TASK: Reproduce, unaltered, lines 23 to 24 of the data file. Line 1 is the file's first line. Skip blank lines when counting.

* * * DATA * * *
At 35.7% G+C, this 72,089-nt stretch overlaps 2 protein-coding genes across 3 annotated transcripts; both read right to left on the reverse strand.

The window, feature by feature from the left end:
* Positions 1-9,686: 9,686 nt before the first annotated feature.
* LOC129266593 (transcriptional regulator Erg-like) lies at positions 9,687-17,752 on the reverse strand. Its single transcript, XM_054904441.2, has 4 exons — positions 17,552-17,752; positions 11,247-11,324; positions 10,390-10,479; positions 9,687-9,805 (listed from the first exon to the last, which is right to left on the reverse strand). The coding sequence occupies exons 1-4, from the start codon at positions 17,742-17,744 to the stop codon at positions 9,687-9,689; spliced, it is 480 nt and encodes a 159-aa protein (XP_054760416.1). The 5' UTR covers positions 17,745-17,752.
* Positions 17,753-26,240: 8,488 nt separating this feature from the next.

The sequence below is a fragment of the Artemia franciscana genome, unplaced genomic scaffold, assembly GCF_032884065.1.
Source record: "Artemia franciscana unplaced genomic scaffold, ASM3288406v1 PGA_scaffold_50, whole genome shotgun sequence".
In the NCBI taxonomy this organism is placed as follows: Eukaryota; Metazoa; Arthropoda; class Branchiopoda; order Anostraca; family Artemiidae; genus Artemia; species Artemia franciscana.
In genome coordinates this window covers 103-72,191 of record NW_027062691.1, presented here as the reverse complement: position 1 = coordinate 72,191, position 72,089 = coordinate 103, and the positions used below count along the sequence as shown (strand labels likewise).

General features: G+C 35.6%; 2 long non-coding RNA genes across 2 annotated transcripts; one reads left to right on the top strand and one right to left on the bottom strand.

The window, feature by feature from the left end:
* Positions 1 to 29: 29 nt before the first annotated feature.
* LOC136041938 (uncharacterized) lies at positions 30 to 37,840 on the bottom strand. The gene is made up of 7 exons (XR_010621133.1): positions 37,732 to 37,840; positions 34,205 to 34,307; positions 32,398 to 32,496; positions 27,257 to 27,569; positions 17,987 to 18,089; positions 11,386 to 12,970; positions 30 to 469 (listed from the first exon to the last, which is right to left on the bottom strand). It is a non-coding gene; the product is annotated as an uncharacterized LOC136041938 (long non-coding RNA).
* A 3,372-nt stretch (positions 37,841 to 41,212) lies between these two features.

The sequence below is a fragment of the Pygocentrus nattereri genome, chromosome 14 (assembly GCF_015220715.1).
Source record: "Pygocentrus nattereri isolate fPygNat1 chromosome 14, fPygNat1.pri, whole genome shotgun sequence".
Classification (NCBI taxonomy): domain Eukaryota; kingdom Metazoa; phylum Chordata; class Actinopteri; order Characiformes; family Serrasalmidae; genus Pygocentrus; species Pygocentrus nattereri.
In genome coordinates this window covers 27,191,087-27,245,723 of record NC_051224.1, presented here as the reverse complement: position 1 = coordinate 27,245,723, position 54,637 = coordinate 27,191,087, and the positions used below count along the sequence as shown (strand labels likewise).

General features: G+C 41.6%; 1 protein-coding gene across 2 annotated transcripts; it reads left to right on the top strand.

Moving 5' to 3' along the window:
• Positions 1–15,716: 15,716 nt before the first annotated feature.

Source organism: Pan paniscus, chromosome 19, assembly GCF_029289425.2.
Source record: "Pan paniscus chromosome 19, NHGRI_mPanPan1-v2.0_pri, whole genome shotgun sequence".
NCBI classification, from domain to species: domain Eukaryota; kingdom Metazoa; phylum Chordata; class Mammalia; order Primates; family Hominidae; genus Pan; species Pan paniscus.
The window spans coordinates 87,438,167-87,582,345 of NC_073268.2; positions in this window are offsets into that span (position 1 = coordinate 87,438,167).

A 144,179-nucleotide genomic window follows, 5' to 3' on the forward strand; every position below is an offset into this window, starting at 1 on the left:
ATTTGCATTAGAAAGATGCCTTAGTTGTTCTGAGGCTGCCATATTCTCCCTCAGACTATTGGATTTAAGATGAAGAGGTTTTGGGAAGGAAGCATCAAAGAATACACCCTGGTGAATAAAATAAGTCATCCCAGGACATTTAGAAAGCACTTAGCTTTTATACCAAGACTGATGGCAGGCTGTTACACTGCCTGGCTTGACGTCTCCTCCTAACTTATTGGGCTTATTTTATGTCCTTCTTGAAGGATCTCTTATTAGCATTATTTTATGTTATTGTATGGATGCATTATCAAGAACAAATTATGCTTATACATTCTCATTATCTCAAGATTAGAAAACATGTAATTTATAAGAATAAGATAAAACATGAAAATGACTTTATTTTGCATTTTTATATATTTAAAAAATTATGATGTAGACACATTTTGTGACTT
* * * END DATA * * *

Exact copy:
Source record: "Pan paniscus chromosome 19, NHGRI_mPanPan1-v2.0_pri, whole genome shotgun sequence".
NCBI classification, from domain to species: domain Eukaryota; kingdom Metazoa; phylum Chordata; class Mammalia; order Primates; family Hominidae; genus Pan; species Pan paniscus.